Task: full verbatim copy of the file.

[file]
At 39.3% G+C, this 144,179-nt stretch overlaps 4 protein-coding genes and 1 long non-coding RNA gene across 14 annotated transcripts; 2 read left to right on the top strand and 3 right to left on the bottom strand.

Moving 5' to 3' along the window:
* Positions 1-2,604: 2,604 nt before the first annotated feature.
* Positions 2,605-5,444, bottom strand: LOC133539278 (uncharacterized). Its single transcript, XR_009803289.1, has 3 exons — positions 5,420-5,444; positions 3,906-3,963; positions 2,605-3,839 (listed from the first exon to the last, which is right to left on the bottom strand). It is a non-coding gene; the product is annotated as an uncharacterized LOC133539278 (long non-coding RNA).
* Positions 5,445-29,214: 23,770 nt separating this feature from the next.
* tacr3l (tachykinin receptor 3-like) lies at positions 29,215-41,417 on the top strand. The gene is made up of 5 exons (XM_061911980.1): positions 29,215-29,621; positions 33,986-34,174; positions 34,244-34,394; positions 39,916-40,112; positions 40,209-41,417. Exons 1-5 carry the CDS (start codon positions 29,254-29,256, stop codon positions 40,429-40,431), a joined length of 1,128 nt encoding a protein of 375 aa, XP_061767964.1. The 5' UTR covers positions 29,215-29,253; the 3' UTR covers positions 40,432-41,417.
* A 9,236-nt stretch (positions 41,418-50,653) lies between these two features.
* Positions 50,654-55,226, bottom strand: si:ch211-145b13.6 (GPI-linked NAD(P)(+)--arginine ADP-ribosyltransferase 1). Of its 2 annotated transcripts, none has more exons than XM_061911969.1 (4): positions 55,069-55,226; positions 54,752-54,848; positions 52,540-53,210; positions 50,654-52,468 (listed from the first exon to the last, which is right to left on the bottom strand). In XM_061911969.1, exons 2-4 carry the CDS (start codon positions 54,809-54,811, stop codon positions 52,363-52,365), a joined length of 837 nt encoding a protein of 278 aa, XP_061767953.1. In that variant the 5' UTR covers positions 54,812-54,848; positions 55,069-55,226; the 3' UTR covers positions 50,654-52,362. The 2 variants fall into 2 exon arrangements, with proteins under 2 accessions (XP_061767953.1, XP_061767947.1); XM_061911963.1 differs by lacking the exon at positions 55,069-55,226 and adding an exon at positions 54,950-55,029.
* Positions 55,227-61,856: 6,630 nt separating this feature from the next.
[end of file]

At 39.3% G+C, this 144,179-nt stretch overlaps 4 protein-coding genes and 1 long non-coding RNA gene across 14 annotated transcripts; 2 read left to right on the top strand and 3 right to left on the bottom strand.

Moving 5' to 3' along the window:
* Positions 1-2,604: 2,604 nt before the first annotated feature.
* Positions 2,605-5,444, bottom strand: LOC133539278 (uncharacterized). Its single transcript, XR_009803289.1, has 3 exons — positions 5,420-5,444; positions 3,906-3,963; positions 2,605-3,839 (listed from the first exon to the last, which is right to left on the bottom strand). It is a non-coding gene; the product is annotated as an uncharacterized LOC133539278 (long non-coding RNA).
* Positions 5,445-29,214: 23,770 nt separating this feature from the next.
* tacr3l (tachykinin receptor 3-like) lies at positions 29,215-41,417 on the top strand. The gene is made up of 5 exons (XM_061911980.1): positions 29,215-29,621; positions 33,986-34,174; positions 34,244-34,394; positions 39,916-40,112; positions 40,209-41,417. Exons 1-5 carry the CDS (start codon positions 29,254-29,256, stop codon positions 40,429-40,431), a joined length of 1,128 nt encoding a protein of 375 aa, XP_061767964.1. The 5' UTR covers positions 29,215-29,253; the 3' UTR covers positions 40,432-41,417.
* A 9,236-nt stretch (positions 41,418-50,653) lies between these two features.
* Positions 50,654-55,226, bottom strand: si:ch211-145b13.6 (GPI-linked NAD(P)(+)--arginine ADP-ribosyltransferase 1). Of its 2 annotated transcripts, none has more exons than XM_061911969.1 (4): positions 55,069-55,226; positions 54,752-54,848; positions 52,540-53,210; positions 50,654-52,468 (listed from the first exon to the last, which is right to left on the bottom strand). In XM_061911969.1, exons 2-4 carry the CDS (start codon positions 54,809-54,811, stop codon positions 52,363-52,365), a joined length of 837 nt encoding a protein of 278 aa, XP_061767953.1. In that variant the 5' UTR covers positions 54,812-54,848; positions 55,069-55,226; the 3' UTR covers positions 50,654-52,362. The 2 variants fall into 2 exon arrangements, with proteins under 2 accessions (XP_061767953.1, XP_061767947.1); XM_061911963.1 differs by lacking the exon at positions 55,069-55,226 and adding an exon at positions 54,950-55,029.
* Positions 55,227-61,856: 6,630 nt separating this feature from the next.